, An Appeal to the American People: Being an Account of the Persecutions of the Church of Latter Day Saints; and of the Barbarities Inflicted on Them by the Inhabitants of the State of Missouri; 1–84 pp.; Cincinnati, OH: Glezen and Shepard, stereotypers and printers, 1840. The copy used herein is held at Beinecke Rare Book and Manuscript Library, Yale University.
While incarcerated at , Missouri, in March 1839, JS addressed a letter to the church “at Illinois and scattered abroad and to in particular,” instructing the Saints to gather up “a knoledge of all the facts and sufferings and abuses put upon them by the people of this .” Edward Partridge responded with an account that became the three opening installments of “A History, of the Persecution, of the Church of Jesus Christ, of Latter Day Saints in Missouri,” an eleven-part series published in the church’s newspaper, Times and Seasons, between December 1839 and October 1840. “A History, of the Persecution” receives comprehensive treatment in volume 2 of the Histories series of The Joseph Smith Papers and is available on this website.
may have intended to tell the entire story himself, but he fell ill shortly after publication of “A History, of the Persecution” began and died on 27 May 1840. Prompted by Partridge’s illness and subsequent death, the editors of the Times and Seasons, and , sought elsewhere for source materials to continue the series. It is probable that they composed the fourth installment to provide a brief transition from Partridge’s account, which ends in 1836, and the conflicts in and adjoining counties in 1838. The fifth and seventh installments reprinted passages from ’s History of the Late Persecutions Inflicted by the State of Missouri upon the Mormons (Detroit: Dawson and Bates, 1839). In May 1840, the sixth installment reprinted passages from ’s eighty-four page pamphlet, An Appeal to the American People: Being an Account of the Persecutions of the Church of Latter Day Saints; and of the Barbarities Inflicted on Them by the Inhabitants of the State of Missouri (Cincinnati: Glezan and Shepard, 1840). More of Rigdon’s work was reprinted in the eighth through tenth installments, published from July to September 1840. The series concluded with an eleventh installment in the October 1840 issue, featuring General ’s callous speech to the Saints after their surrender at , Missouri, in November 1838.
A manuscript version of ’s Appeal to the American People, referred to as the “petition draft” titled “To the Publick” and endorsed by JS, Rigdon, and , was read to a conference of Saints in , Illinois, on 1 November 1839. The conference voted to approve its publication in the name of the church. and then collaborated to arrange for publication of the text in late 1839 and early 1840. Though no author is named on the title page, Rigdon was acknowledged as author when the pamphlet was advertised in the Times and Seasons in 1840 and 1841. JS and Elias Higbee had some expectation that funds from the sale of the publication would help defray costs of their trip to in late 1839. In July 1840, a second edition was printed by Shepard & Stearns in to raise funds for Orson Hyde and ’s mission to .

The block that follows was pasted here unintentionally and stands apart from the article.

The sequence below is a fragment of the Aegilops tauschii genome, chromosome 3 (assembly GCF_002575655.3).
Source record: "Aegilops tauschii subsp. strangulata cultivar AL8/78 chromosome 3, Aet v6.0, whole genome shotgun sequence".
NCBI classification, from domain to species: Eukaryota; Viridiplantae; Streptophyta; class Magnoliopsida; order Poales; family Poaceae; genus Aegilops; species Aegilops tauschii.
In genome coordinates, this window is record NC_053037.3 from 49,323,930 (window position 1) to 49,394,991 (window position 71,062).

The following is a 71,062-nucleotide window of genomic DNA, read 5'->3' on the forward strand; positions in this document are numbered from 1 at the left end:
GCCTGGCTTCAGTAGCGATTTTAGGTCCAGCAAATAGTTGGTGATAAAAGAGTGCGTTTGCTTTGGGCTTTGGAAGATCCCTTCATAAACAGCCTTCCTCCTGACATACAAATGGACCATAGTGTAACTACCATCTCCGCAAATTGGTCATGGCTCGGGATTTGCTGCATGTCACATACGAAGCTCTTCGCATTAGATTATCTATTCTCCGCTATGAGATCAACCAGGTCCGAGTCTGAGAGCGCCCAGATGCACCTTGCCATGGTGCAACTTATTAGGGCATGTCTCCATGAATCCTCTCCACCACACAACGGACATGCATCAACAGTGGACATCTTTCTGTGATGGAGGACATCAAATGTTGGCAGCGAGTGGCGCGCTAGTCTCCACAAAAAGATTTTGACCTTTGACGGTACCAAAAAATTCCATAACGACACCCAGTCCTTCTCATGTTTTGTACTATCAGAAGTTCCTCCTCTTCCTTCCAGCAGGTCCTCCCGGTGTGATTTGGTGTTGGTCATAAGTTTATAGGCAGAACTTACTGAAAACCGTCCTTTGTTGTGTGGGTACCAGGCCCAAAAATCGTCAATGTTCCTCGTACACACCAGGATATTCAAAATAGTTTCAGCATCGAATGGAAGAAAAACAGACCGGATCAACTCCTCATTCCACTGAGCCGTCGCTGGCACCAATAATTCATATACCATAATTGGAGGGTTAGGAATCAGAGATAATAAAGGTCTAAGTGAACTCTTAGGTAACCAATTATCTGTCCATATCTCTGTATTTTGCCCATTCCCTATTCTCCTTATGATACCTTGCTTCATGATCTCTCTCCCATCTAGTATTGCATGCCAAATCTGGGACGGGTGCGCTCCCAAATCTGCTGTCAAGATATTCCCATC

Although many of the events reported in ’s pamphlet can be corroborated from other sources, his chronology is often inaccurate. (Consult the annotation in Histories, Volume 2 for correction to portions published as part of “A History, of the Persecutions.”) However, his account contains the text of several significant documents. Among these are JS’s 5 September 1838 affidavit concerning the 7 August 1838 visit to and those of and and regarding the massacre. Consequently, though in many respects Rigdon’s document is more advocacy than history, it offers access to some material not readily found elsewhere.
the settlement in Corrill: for the history of the others which remain, is identified with the history of this settlement, and the things which befel it.
Some time in the last week in March 1838, a man by the name of , who was a large proprietor in the town platt of , on the , arrived at . He was the bearer of a letter from a Mr. , who had been a merchant in Corrillton [Carrollton], the county seat of Corrill County, but at the time he wrote this letter, was living within a few miles of , having purchased a large tract of land at that place; say some fourteen hundred acres. The object of ’s visit, and the letter of which he was the bearer, was to get some of the saints, to go to , and buy a part of the town platt, and aid in building it up. was acquainted with many of the people of . During the first visit of , there was nothing done in the matter. At this time, we were on our way, with our family, to ; going there for the purpose of making a home. On the evening of the 2d day of April, stopped for the night, at the house of a man by the name of Morrison, on Turkey Creek. There was the said , who had also put up for the night, returning home from . He found out who we were, and then told us that he had been to ; and what he had been after; and also solicited our assistance, in getting some of our people to take part in building up the town of . Sometime afterwards, , came on the same errand, and it was not till after repeated solicitations and assurances of all the assistance that we needed in case of any difficulty, that there was any disposition manifested on the part of the people of , to comply with their request: However, after repeated solicitations, and strong assurances given of the advantages of the place, and the facilities which it would afford to the settlements making in the Upper , to have a town, and of course a landing place on the river; at length a man by the name of , and one by the name of , went to examine the place. It was in June 1838, that they went to make the purchase. After examining the place, they purchased one half of the [p. 36]